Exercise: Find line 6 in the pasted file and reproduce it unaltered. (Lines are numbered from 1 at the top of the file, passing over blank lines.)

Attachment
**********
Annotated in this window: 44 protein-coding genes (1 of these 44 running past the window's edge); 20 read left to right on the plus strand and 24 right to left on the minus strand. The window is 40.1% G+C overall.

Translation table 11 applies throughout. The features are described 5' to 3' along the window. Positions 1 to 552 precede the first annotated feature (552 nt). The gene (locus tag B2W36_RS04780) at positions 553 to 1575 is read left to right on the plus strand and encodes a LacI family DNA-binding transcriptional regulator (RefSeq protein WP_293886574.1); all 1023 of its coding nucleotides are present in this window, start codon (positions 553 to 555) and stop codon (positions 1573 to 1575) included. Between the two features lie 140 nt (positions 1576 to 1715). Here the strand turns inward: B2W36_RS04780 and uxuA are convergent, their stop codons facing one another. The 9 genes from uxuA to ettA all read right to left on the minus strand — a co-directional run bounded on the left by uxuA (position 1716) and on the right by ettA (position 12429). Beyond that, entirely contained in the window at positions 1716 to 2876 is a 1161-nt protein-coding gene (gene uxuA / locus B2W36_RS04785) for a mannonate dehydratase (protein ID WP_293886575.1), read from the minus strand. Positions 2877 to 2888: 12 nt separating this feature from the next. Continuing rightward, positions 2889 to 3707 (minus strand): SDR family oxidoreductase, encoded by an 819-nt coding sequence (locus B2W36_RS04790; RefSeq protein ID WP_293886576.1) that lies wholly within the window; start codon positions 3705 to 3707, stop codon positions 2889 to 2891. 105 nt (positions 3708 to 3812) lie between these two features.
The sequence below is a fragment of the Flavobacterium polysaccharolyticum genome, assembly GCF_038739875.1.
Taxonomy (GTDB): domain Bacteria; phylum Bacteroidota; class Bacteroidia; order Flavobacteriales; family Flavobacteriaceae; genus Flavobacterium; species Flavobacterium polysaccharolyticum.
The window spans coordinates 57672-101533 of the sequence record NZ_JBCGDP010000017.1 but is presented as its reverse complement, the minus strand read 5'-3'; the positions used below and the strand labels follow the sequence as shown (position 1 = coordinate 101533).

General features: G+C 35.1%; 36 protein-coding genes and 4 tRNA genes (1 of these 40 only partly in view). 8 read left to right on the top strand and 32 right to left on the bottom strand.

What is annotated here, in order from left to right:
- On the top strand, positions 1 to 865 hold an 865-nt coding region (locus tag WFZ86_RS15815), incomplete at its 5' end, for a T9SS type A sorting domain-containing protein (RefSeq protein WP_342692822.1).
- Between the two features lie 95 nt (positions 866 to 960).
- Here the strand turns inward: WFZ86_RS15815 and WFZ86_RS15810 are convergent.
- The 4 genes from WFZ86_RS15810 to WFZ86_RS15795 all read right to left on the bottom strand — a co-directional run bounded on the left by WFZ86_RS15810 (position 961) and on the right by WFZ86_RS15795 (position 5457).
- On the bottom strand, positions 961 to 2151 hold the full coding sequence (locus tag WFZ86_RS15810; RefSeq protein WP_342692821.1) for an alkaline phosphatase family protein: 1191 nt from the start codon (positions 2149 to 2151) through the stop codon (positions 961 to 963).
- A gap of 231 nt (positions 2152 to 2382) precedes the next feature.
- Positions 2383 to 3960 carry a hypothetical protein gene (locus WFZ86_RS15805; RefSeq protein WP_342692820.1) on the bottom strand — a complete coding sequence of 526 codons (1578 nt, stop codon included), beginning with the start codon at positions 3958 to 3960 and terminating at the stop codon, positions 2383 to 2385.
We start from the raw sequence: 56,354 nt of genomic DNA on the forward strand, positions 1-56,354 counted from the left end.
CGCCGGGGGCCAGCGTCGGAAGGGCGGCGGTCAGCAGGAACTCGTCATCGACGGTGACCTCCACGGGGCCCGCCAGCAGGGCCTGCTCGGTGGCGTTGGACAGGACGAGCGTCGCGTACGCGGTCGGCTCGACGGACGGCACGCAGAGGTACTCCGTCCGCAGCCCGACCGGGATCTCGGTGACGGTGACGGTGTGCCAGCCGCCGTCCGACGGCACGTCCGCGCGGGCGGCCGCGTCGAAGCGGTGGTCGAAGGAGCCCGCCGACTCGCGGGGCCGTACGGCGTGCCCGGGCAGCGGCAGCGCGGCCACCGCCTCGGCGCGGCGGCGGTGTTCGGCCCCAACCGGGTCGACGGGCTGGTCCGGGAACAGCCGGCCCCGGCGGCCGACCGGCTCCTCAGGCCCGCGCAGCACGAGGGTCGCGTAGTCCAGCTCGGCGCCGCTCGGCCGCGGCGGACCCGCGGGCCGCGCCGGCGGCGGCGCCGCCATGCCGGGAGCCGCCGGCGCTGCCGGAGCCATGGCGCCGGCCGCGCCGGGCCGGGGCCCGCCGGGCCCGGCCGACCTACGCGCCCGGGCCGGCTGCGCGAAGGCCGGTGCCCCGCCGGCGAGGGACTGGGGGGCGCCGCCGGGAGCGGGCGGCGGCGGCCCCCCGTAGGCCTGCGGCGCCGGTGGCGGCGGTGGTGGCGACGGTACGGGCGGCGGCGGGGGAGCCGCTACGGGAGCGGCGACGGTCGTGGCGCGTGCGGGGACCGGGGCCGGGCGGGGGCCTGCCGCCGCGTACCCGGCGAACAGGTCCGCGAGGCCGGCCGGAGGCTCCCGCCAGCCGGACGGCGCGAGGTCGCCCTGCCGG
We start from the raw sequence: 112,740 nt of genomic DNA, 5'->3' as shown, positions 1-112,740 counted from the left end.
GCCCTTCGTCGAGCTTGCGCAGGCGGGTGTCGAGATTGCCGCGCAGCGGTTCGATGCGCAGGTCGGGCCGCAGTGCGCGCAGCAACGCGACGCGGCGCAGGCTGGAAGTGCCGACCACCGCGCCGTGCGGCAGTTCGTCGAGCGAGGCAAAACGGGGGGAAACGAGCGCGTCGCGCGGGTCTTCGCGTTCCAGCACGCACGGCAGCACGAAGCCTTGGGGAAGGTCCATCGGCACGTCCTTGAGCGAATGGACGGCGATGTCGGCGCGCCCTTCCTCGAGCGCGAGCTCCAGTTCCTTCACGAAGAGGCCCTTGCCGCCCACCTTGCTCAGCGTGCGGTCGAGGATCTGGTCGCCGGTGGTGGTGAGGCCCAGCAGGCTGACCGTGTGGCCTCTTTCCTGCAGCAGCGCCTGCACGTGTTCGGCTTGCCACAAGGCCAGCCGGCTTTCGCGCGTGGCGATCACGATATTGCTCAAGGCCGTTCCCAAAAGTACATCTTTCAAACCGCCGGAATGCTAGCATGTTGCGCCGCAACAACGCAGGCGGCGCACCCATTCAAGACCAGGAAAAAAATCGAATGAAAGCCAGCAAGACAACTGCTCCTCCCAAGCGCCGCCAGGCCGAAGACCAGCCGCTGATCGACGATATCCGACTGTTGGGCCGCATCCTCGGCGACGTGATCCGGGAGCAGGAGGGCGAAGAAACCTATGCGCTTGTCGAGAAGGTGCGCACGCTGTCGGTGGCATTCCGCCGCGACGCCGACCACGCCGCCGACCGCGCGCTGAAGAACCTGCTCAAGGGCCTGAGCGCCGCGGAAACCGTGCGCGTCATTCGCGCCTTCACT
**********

General features: G+C 35.1%; 36 protein-coding genes and 4 tRNA genes (1 of these 40 only partly in view). 8 read left to right on the top strand and 32 right to left on the bottom strand.